Moments: a relevant definition for a customer-centric context
Most customer journey projects I have come across are high-level principles (awareness, consideration, intent…) wrapped around touchpoints. And that’s okay, because touchpoints are where things really materialise.
But journeys are also subjective, and subjectivity is often a layer kept at the abstract level. Which is a shame, because business people are not often good with abstractions — yet, we cannot ignore these. Business people pay people like me to think about these abstractions, take care of them, and turn them into a simple, yes-or-no concept with a dotted line at the end of the page. Win-win!
So in order to successfully mix objective interactions (the touchpoints) to the subjective perception of the journey, I have developed my own way of planning the experience. To me, the essence of “moments” is the combination of a timestamp with the correspondent emotional response. That will define a time unit. A “moment”. A chunk of time, based on the emotional response that a certain event triggered. Sounds complicated? It’s not.
Basically, I take the customer’s perception instead of minutes, seconds or touchpoints. For example:
“I’m at the line waiting for my coffee (and I get impatient);
Then as I approach the counter and choose from the menu what kind of coffee I will have (and I get excited)”.
Tt is the consumers’ emotional needs that will influence how they break their own journey down into moments.
That’s an excellent way of understanding what’s missing from the real need perspective of the consumer. Knowing where the action happens — the touchpoints — is, of course, a must. But that is the easy part. You still end up with a “pushing services” type of mentality if you don’t put yourself in the shoes of your consumer. And, furthermore, evaluate and research what are their objective and emotional needs at each given point in time. It is their emotional needs which will change the perception of time during the journey. Therefore, it is their emotional needs that will influence how they break their own journey down into moments.
A scale for moments: Google’s idea of micro-moments
Micro-moments occur when people reflexively turn to a device—increasingly a smartphone—to act on a need to learn something, do something, discover something, watch something, or buy something. They are intent-rich moments when decisions are made and preferences shaped.
In my next article, I will tell how I created a useful overlay above moments: momentum, which is the “aftertaste” or predisposition that each moment leaves in the consumer’s mind — and that’s where the opportunity of properly approaching them is.
Trendwatching is an expensive hobby. And observing influencers is a new one. You may have radars, listening tools or sentiment measurement in place. These solutions tend to be expensive, and when you talk about that to your clients there are several thresholds you need to overcome.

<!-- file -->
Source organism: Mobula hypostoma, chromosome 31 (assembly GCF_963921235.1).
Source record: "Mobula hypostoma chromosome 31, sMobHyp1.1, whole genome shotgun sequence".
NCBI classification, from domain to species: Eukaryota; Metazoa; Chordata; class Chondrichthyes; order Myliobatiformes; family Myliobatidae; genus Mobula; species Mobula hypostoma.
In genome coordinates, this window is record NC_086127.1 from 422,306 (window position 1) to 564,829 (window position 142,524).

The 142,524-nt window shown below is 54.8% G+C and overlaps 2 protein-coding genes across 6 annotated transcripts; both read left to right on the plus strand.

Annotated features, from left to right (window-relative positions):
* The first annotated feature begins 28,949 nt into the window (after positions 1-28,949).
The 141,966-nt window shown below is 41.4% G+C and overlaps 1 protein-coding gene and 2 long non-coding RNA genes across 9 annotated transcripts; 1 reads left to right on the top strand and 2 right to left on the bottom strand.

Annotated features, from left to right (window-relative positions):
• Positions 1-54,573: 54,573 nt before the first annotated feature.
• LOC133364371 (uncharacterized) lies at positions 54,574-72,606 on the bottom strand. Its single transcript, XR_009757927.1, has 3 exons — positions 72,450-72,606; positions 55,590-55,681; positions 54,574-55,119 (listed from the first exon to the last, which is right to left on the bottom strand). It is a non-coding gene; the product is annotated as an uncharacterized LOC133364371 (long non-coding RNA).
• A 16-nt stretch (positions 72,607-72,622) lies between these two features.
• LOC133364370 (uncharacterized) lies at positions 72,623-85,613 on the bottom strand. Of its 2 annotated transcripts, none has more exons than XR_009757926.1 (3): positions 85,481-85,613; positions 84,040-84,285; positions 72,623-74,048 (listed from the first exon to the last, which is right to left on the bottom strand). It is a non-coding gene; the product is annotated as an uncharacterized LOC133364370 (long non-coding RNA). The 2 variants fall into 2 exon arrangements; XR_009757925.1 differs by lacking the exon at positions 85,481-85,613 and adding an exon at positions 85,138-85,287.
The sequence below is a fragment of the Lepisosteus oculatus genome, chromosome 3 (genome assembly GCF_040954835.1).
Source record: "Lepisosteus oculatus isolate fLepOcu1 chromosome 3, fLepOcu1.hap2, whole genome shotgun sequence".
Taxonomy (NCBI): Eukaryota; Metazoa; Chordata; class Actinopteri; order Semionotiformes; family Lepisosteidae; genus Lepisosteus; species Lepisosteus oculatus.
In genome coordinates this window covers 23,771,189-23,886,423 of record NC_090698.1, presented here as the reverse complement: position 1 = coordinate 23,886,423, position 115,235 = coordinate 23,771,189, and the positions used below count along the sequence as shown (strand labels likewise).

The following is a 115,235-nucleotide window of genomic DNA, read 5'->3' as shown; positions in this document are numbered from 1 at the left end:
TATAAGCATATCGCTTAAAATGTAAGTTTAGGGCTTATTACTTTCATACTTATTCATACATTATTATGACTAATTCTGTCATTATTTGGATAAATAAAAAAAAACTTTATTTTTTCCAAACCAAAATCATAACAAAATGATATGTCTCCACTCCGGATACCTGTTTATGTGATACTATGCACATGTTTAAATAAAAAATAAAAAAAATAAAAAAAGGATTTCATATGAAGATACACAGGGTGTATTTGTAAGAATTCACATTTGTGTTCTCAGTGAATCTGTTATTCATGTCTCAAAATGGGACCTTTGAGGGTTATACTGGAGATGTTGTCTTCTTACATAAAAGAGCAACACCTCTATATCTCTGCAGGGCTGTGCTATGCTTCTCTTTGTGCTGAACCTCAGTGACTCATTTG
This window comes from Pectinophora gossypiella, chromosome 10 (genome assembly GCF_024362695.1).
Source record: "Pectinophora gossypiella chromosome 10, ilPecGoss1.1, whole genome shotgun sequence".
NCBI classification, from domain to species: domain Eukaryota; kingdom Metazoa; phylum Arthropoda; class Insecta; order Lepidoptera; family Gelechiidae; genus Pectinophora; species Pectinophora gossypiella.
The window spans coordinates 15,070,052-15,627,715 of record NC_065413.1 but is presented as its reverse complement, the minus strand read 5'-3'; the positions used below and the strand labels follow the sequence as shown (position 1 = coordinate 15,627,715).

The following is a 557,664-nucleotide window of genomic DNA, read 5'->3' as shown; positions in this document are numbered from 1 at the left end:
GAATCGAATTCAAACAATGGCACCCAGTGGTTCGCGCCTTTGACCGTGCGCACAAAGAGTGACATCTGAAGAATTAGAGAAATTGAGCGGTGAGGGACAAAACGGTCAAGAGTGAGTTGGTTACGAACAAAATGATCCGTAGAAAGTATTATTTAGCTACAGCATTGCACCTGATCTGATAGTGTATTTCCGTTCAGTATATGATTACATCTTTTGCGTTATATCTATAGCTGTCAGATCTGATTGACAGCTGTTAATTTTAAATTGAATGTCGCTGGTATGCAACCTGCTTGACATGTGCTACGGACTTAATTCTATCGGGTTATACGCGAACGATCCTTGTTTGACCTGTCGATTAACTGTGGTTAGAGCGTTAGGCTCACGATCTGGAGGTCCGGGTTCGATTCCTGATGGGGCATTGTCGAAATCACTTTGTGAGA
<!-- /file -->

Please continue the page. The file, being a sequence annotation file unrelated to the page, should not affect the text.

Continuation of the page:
Firstly, customers may be sceptical that these tools work, or even that, if they work, you won’t be able to get relevant insights from it.
Secondly, customers may think that these solutions are difficult to get “up and running” and resonating with their own websites, and therefore the learning curve would consume a substantial amount of fuel until it’s providing new results.
If you work in a result-oriented way — and I certainly hope you do — then you are facing a problem: how long until your insights pay the costs you and your project represent to your client?
I’ll give a quick example: I wanted to use an AI solution with my clients. After discussing for a long time with Don, a super nice guy from Sentient.ai, I was amazed by their solution. They have brought to web design principles of gene pool, gene recombination and evolutionary stabilization. I was amazed. The price-point: US$ 3000 per month, minimum. So if you think that to this cost, the addition is enormous: getting everybody onboard, getting designers to do the creative layouts, content writers, development and implementation, approval — and only then getting to put the project to work, to only then reap the results. — you’re talking about a €50,000, easily. And like every business, this is not exactly a science, but a bet. Do you see my point?
Thus you are passionate about listening to influencers, observing them, understanding how they behave, right? Yet, how to get your customer to be convinced it’s important to listen to these influencers? And more importantly, how to get to listen to the right influencers?
There is a myth that “influencers” can be just any celebrity enough related to the business you are working with. That could not be further from the truth, because influencers are parameters of behaviour and aspiration that vary significantly from person to person, region to region and even to different stages in life.
Listening to the influences that matter: a primer
Hopefully, I have created enough awareness and despair up to this point, so I can now talk about the solution we can implement: a little intelligence hub you can call your own.
Experiment with different Value Propositions that, when combined, calibrated and equalised, constitute your Unique Value Proposition.
1. Create a pitch test
Preferably on Facebook or Instagram, and target it broadly. Create restrictions based only on the markets you work with. Say, if your client operates in Germany, make that your target group. Avoid demographics, they are restrictions that are losing its relevance quite rapidly, because what it means to be 50 or 60 changes year by year with new technology. Experiment with different copy, images, you know the drill. More importantly: experiment with different Value Propositions that, when combined, calibrated and equalised, constitute your Unique Value Proposition. If you don’t know what proposition that is, you’re in a fucking big trouble and you should contact me immediately and I will help you for free.